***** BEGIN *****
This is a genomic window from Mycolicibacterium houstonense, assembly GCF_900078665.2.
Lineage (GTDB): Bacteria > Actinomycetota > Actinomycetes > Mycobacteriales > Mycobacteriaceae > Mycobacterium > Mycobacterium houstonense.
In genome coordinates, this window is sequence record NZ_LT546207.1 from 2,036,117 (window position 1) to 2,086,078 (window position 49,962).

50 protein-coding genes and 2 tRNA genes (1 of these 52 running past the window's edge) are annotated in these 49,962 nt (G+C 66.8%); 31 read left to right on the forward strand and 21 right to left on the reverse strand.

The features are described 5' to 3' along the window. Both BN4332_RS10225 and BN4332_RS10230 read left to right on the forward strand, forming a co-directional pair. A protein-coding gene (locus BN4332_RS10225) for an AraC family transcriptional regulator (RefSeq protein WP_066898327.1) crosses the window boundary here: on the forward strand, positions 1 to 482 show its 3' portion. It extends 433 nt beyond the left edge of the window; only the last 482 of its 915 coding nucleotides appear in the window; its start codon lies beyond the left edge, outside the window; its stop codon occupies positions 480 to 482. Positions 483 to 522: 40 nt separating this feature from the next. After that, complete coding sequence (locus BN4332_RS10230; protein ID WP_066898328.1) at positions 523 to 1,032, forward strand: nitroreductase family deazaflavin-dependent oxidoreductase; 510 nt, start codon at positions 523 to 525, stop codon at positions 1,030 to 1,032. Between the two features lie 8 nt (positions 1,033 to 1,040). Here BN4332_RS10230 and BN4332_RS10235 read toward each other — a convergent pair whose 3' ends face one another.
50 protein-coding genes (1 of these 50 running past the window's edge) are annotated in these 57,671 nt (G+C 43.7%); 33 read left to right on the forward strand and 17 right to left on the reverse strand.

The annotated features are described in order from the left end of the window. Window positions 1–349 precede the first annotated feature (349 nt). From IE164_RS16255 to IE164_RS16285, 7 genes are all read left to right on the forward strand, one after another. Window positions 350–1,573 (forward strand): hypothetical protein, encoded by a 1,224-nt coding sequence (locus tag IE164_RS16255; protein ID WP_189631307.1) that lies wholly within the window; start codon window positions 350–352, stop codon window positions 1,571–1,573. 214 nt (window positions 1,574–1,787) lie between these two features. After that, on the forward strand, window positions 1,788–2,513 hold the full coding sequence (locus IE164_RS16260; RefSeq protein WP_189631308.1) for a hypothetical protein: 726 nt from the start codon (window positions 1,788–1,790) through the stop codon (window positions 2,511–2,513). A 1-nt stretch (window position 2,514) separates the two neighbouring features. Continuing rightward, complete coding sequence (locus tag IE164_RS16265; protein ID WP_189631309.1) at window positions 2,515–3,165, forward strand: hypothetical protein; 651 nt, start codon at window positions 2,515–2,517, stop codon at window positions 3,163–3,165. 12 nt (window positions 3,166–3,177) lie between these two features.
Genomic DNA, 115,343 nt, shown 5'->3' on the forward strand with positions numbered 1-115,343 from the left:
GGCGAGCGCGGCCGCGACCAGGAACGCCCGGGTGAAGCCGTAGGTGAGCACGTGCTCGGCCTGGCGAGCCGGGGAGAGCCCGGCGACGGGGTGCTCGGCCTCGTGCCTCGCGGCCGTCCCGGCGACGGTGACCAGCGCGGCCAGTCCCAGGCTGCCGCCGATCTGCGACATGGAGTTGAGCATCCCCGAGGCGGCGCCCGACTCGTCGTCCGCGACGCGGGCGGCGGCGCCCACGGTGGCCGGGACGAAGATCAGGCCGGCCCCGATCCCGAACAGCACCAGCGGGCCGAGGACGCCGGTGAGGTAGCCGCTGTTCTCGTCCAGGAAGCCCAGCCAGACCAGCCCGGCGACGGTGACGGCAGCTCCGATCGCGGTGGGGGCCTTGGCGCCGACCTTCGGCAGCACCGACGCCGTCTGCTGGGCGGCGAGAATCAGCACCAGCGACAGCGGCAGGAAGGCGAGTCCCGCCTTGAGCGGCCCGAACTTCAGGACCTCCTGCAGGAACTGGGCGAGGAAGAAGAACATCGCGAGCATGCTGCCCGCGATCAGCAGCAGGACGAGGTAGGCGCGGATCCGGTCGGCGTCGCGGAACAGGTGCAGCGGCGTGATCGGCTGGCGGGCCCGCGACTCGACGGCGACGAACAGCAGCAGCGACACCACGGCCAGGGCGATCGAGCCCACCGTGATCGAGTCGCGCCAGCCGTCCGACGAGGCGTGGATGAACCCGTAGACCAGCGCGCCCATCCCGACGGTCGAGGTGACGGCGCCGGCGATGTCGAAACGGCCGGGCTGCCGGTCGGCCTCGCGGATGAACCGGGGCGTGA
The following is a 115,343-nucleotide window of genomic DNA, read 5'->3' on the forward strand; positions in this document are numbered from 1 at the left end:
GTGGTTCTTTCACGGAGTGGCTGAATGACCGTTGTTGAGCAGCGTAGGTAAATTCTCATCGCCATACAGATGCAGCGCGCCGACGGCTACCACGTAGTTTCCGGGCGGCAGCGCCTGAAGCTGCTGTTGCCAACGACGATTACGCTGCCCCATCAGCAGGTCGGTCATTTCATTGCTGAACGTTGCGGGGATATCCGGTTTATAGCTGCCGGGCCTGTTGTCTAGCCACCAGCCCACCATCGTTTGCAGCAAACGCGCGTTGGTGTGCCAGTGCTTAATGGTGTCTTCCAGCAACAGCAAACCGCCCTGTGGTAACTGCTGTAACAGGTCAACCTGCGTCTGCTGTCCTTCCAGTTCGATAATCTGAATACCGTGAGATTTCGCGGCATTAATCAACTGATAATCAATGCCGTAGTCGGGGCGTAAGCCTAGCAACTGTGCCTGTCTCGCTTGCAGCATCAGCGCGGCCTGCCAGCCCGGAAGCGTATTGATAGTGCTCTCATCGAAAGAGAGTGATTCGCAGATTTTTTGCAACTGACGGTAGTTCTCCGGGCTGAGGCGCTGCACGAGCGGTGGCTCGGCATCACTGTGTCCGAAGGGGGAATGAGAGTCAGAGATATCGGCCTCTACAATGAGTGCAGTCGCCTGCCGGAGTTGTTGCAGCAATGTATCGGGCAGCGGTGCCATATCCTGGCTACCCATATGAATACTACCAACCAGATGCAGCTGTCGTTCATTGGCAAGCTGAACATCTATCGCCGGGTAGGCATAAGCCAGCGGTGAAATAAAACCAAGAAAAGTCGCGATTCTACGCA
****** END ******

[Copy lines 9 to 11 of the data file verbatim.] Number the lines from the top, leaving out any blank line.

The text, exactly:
GGCGAGCGCGGCCGCGACCAGGAACGCCCGGGTGAAGCCGTAGGTGAGCACGTGCTCGGCCTGGCGAGCCGGGGAGAGCCCGGCGACGGGGTGCTCGGCCTCGTGCCTCGCGGCCGTCCCGGCGACGGTGACCAGCGCGGCCAGTCCCAGGCTGCCGCCGATCTGCGACATGGAGTTGAGCATCCCCGAGGCGGCGCCCGACTCGTCGTCCGCGACGCGGGCGGCGGCGCCCACGGTGGCCGGGACGAAGATCAGGCCGGCCCCGATCCCGAACAGCACCAGCGGGCCGAGGACGCCGGTGAGGTAGCCGCTGTTCTCGTCCAGGAAGCCCAGCCAGACCAGCCCGGCGACGGTGACGGCAGCTCCGATCGCGGTGGGGGCCTTGGCGCCGACCTTCGGCAGCACCGACGCCGTCTGCTGGGCGGCGAGAATCAGCACCAGCGACAGCGGCAGGAAGGCGAGTCCCGCCTTGAGCGGCCCGAACTTCAGGACCTCCTGCAGGAACTGGGCGAGGAAGAAGAACATCGCGAGCATGCTGCCCGCGATCAGCAGCAGGACGAGGTAGGCGCGGATCCGGTCGGCGTCGCGGAACAGGTGCAGCGGCGTGATCGGCTGGCGGGCCCGCGACTCGACGGCGACGAACAGCAGCAGCGACACCACGGCCAGGGCGATCGAGCCCACCGTGATCGAGTCGCGCCAGCCGTCCGACGAGGCGTGGATGAACCCGTAGACCAGCGCGCCCATCCCGACGGTCGAGGTGACGGCGCCGGCGATGTCGAAACGGCCGGGCTGCCGGTCGGCCTCGCGGATGAACCGGGGCGTGA
The following is a 115,343-nucleotide window of genomic DNA, read 5'->3' on the forward strand; positions in this document are numbered from 1 at the left end:
GTGGTTCTTTCACGGAGTGGCTGAATGACCGTTGTTGAGCAGCGTAGGTAAATTCTCATCGCCATACAGATGCAGCGCGCCGACGGCTACCACGTAGTTTCCGGGCGGCAGCGCCTGAAGCTGCTGTTGCCAACGACGATTACGCTGCCCCATCAGCAGGTCGGTCATTTCATTGCTGAACGTTGCGGGGATATCCGGTTTATAGCTGCCGGGCCTGTTGTCTAGCCACCAGCCCACCATCGTTTGCAGCAAACGCGCGTTGGTGTGCCAGTGCTTAATGGTGTCTTCCAGCAACAGCAAACCGCCCTGTGGTAACTGCTGTAACAGGTCAACCTGCGTCTGCTGTCCTTCCAGTTCGATAATCTGAATACCGTGAGATTTCGCGGCATTAATCAACTGATAATCAATGCCGTAGTCGGGGCGTAAGCCTAGCAACTGTGCCTGTCTCGCTTGCAGCATCAGCGCGGCCTGCCAGCCCGGAAGCGTATTGATAGTGCTCTCATCGAAAGAGAGTGATTCGCAGATTTTTTGCAACTGACGGTAGTTCTCCGGGCTGAGGCGCTGCACGAGCGGTGGCTCGGCATCACTGTGTCCGAAGGGGGAATGAGAGTCAGAGATATCGGCCTCTACAATGAGTGCAGTCGCCTGCCGGAGTTGTTGCAGCAATGTATCGGGCAGCGGTGCCATATCCTGGCTACCCATATGAATACTACCAACCAGATGCAGCTGTCGTTCATTGGCAAGCTGAACATCTATCGCCGGGTAGGCATAAGCCAGCGGTGAAATAAAACCAAGAAAAGTCGCGATTCTACGCA